Kudos to the various sites that provided some guidance on getting the Cisco IPSec VPN client going again on Windows 10. I finally was able to get it going for me. I’m running Windows 10 64bit and connecting to Cisco IPSec/UDP.
1. Run Winfix.exe before you do anything else. This will nuke all the bad stuff you probably did to try and get it operational. Do this first before you start piling on installs again. Trust me. Believe me. Reboot.
2. Install the Dell Sonic VPN client. Reboot.
3. Install your Cisco VPN client. Reboot
4. Try the VPN connection. It should work.
I know there are various other sequences out there, but this one is the only one that worked for me.
Here are some of the other sites I tried prior to going down this route. Any sequence that included the DNE update from Citrix didn’t work for me.
If you ever find an abandoned Linux server running WordPress on your network that was left for dead but still running somehow, here are some tips on what to do. I just went through this and was amazed when I discovered the WordPress install wasn’t compromised.
1. Get root. Kind of goes without saying. Get console and if you don’t have the root password to the box, you’re not going anywhere.
2. Get mysql root. WordPress is probably running mysql as a the backend db. If you don’t have that, reset it.
3. Get into mysql at the command-line and find the wordpress db to get to the wp-users table.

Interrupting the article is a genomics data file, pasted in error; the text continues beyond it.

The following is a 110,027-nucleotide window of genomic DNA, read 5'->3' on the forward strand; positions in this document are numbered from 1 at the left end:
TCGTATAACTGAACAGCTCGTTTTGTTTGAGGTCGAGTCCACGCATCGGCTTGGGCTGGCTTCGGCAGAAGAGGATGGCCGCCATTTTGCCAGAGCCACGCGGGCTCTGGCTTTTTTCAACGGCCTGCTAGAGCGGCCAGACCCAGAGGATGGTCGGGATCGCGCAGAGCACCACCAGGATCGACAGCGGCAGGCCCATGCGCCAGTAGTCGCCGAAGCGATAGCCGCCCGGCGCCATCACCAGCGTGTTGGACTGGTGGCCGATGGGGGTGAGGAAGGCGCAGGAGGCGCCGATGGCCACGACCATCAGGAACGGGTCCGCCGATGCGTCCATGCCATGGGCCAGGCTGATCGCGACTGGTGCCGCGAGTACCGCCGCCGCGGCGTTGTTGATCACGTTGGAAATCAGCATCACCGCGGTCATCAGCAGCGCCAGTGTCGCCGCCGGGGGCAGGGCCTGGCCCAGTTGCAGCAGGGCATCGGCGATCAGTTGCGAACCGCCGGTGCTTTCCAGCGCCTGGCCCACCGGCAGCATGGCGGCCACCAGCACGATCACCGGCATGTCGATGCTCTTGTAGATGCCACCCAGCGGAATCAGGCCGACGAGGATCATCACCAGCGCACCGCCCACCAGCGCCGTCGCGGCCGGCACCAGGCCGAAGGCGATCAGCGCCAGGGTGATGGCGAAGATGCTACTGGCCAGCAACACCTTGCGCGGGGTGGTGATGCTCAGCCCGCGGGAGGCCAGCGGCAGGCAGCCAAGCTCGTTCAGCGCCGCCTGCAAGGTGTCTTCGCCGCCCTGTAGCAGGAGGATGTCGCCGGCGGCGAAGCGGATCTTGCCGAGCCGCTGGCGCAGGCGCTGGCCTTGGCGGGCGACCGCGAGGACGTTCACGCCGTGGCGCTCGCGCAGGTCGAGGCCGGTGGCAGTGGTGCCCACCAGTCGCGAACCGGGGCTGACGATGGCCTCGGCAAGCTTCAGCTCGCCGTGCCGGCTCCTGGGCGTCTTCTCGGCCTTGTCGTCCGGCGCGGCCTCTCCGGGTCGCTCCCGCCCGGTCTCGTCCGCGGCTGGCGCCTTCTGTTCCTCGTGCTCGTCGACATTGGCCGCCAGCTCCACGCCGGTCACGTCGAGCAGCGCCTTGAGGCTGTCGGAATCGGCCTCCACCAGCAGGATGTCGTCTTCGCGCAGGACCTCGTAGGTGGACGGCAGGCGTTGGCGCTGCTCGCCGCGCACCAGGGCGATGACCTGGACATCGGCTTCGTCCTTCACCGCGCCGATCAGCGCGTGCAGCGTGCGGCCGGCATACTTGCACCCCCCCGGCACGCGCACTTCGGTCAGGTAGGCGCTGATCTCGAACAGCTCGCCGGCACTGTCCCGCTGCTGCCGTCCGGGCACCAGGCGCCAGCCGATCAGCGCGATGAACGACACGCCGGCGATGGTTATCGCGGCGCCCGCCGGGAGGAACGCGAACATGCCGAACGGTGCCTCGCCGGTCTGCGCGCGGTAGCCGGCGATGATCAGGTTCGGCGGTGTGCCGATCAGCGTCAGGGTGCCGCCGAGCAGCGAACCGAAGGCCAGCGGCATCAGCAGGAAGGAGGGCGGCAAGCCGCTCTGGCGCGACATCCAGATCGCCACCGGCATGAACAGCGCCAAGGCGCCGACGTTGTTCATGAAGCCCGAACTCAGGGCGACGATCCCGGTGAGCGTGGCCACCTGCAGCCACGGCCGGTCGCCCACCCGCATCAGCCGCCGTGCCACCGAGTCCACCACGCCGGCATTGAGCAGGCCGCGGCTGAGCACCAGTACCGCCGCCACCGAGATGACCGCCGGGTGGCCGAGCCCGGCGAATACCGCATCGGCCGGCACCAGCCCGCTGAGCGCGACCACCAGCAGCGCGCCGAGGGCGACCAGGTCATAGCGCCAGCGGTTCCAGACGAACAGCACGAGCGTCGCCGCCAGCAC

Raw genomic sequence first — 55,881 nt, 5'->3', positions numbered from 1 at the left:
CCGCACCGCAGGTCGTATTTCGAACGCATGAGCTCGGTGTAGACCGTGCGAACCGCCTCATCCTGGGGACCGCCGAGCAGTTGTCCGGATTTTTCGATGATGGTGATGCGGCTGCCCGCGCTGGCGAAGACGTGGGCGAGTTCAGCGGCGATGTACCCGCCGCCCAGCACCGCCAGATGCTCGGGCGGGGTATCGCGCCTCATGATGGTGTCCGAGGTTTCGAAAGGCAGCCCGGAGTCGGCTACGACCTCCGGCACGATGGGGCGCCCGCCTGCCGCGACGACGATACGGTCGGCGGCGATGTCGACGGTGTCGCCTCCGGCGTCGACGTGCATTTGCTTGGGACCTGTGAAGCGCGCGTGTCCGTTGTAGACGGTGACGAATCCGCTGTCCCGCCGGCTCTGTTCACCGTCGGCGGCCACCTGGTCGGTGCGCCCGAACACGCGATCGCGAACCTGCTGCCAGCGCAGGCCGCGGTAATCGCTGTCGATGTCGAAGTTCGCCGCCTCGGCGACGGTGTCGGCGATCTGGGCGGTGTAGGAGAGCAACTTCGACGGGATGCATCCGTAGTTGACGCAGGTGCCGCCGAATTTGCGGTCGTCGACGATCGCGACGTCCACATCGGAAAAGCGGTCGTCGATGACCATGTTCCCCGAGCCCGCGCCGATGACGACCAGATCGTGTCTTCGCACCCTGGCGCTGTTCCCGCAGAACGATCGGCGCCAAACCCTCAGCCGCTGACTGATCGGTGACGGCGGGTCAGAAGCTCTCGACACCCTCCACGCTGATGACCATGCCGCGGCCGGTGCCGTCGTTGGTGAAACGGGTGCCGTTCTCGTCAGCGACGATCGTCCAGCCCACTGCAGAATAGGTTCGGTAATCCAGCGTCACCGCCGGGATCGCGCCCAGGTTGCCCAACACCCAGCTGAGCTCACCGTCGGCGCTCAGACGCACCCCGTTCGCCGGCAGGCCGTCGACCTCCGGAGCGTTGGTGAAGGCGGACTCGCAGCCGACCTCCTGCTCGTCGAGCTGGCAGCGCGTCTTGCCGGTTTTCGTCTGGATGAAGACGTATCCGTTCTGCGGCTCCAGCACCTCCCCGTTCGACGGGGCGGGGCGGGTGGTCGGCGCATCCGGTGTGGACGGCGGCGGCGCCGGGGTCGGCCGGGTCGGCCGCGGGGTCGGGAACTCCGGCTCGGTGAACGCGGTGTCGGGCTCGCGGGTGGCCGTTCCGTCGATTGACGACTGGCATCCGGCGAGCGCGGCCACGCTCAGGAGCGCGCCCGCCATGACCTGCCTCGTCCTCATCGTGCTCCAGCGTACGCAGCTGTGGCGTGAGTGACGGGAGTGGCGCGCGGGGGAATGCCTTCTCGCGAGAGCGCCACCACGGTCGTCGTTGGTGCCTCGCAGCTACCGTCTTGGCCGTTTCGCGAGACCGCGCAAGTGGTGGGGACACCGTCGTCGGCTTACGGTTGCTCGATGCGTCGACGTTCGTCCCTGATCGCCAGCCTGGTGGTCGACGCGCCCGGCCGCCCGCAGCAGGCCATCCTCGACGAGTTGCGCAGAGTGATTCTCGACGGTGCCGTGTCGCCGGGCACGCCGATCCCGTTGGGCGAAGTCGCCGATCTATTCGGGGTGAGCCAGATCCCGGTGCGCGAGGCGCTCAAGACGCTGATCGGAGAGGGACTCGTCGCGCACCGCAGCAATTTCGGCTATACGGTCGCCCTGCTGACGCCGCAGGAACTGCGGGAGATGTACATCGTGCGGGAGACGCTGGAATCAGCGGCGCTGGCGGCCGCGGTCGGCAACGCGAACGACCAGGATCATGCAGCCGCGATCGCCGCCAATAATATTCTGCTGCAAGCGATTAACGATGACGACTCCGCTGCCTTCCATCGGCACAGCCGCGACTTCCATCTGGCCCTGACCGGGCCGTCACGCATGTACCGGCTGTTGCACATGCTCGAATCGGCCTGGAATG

4. Your db is probably titled “wordpress” but it could be a variant of that.
5. Select the wp-users table in your WordPress db and reset the password for the ID =1 user.
mysql> select ID, user_login, user_pass from wp_users;
6. Reset that password in the table for the ID 1 entry
mysql> update wp_users SET user_pass = MD5('newpass') WHERE ID=1 LIMIT 1;
7. That should give you login to the old WordPress site (http://www.site.com/wp-admin/) via the browser.
After you are able to login, I wish you the best. Unpatched WordPress sites are a constant target for bots in need of sites to host malware, so you are very lucky if you find the site has not been compromised. When I logged-in, I found a WordPress 3.2 site which puts it at about 4 years old against the release history.
I’ve read The Atlantic off and on for many years in print and online. The sure is a regular stop for me on daily news and I’ve appreciated many of their articles over the years. I’ve tweeted and linked to their content dozens if not hundreds of times over the years.
When I hit their site tonight, they seem to be taking a new approach to visitors. They started dishing the ad-blocker shame banner.
I understand the concept. They want to shame me into some conversion. But here is the thing, I took a few seconds to try and close the image to get to content but I just gave up and left. Isn’t that what most will end up doing?
I understand the predicament they must be in, but I struggle to see how executing a barrier like this would generate a reader to become a paying customer.
Shame and barriers can’t be the right approach can it?
After attending a game where the Giants got hammered by Atlanta wearing their #FadeToBlack alternative black uniforms, I wondered what their record was in games with different uniforms. I was surprised this little tidbit of information wasn’t tracked along side other crazy data that baseball nuts tend to fixate on. I kept looking and found that someone did! Sportslogos.net tracks this. Pretty neat for all us data folks to get another aspect into the mix.
They track on logos, unis, and other visual aspects of the game. It’s a great resource and worth bookmarking.